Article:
Interview: Roberto Vélez Vallejo

How can the country boost production and exports of Colombian coffee?

ROBERTO VÉLEZ VALLEJO: The country is currently working on a number of different plans of action. The first one is the research and development branch of the FNC, the National Centre for Coffee Research. The centre has developed coffee varieties that are more productive and resistant to diseases such as rust and coffee berry disease, which adapt much better to climate variability, even at the regional level.

Since 2008 we have developed an ambitious renovation plan by planting almost 4bn trees and about 700,000 ha of coffee. With better agronomy and a more modernised coffee field, the country has substantially increased the density of trees planted per ha and reduced their average age. This has raised productivity from 10.2 bags of coffee per ha in 2009 to more than 17 bags per ha by the end of 2015, which has helped boost coffee production.

In terms of coffee exports in 2016, Colombia has taken important steps that have helped to diversify and increase exports. The export of coffee beans of qualities different from Excelso export grade was authorised in order for the producer to receive a fair price. The country has also modified standards of Excelso exports and has even allowed the export of small quantities of coffee. Lastly, we must constantly work to enable producers to access new markets, both for standard coffee as well as value-added coffees, including special and sustainable ones, which translates into higher income for producers.

What steps should be taken to increase the agricultural sector’s contribution to GDP?

VÉLEZ: There is still a significant amount of land prone to agricultural uses that is not being exploited. This is a critical first step that must be taken and is a running theme in the development of this country. Certainly, these areas should be developed sustainably in terms of the environment, respecting the rich natural resources of Colombia. Greater scientific research and technological development in all agricultural segments and for all kinds of crops are urgent necessities. In fact, the Colombian coffee industry is one of the best examples of what can be achieved when productivity and competitiveness are combined.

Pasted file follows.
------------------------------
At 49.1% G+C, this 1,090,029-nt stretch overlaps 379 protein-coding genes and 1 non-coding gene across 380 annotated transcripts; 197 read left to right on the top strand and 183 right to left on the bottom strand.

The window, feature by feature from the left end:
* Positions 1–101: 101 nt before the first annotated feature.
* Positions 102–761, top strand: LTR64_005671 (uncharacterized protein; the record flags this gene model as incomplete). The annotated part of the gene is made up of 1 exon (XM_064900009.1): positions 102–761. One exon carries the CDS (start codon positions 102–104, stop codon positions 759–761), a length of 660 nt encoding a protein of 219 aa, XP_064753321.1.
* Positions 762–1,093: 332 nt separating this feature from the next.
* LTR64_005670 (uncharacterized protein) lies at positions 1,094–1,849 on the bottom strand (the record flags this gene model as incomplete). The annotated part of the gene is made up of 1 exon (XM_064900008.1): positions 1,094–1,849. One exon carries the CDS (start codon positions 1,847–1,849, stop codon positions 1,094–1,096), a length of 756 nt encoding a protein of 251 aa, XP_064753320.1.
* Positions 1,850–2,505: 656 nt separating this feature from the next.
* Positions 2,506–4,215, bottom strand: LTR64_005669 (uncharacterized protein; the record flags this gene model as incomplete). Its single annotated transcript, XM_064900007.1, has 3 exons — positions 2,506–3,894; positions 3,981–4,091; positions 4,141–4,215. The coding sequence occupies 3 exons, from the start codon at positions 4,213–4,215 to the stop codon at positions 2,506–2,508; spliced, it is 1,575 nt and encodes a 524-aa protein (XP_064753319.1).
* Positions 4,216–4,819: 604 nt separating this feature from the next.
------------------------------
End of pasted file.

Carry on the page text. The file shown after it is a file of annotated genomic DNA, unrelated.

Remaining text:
We must also encourage transitional change in the country and stimulate the formation of new generations of agricultural entrepreneurs, who will bring innovation and new impetus to the agricultural sector. The future is not only in the cities, but also in the countryside, as it is the source of the food supply.

How competitive is Colombia’s agro-industry, and how can agricultural yields be enhanced?

VÉLEZ: There has been significant progress in the Colombian agri-business sector, but there is still room for improvement. In regard to the coffee sector, scientific research and technological development within Colombia have been important competitive advantages over other coffee-producing countries. This knowledge is transmitted to the producer through the Extension Service, one of the FNC public services most valued by coffee growers. Another competitive advantage of the Colombian coffee industry is the institutional and organisational capacity of the sector.

Despite these competitive advantages, the Colombian coffee industry faces major challenges, such as a shortage of pickers and the need for a generational shift. One measure we are working to implement is a partial mechanisation of the harvest, but without sacrificing the careful selection of beans that has given Colombian coffee its popularity in global markets.

As for public and private investment in the sector, in 2016 it has remained highly favourable, financing the renovation of coffee plantations at preferential lending rates and delivering new useful fertilisers to farmers affected by the El Niño phenomenon in 2015.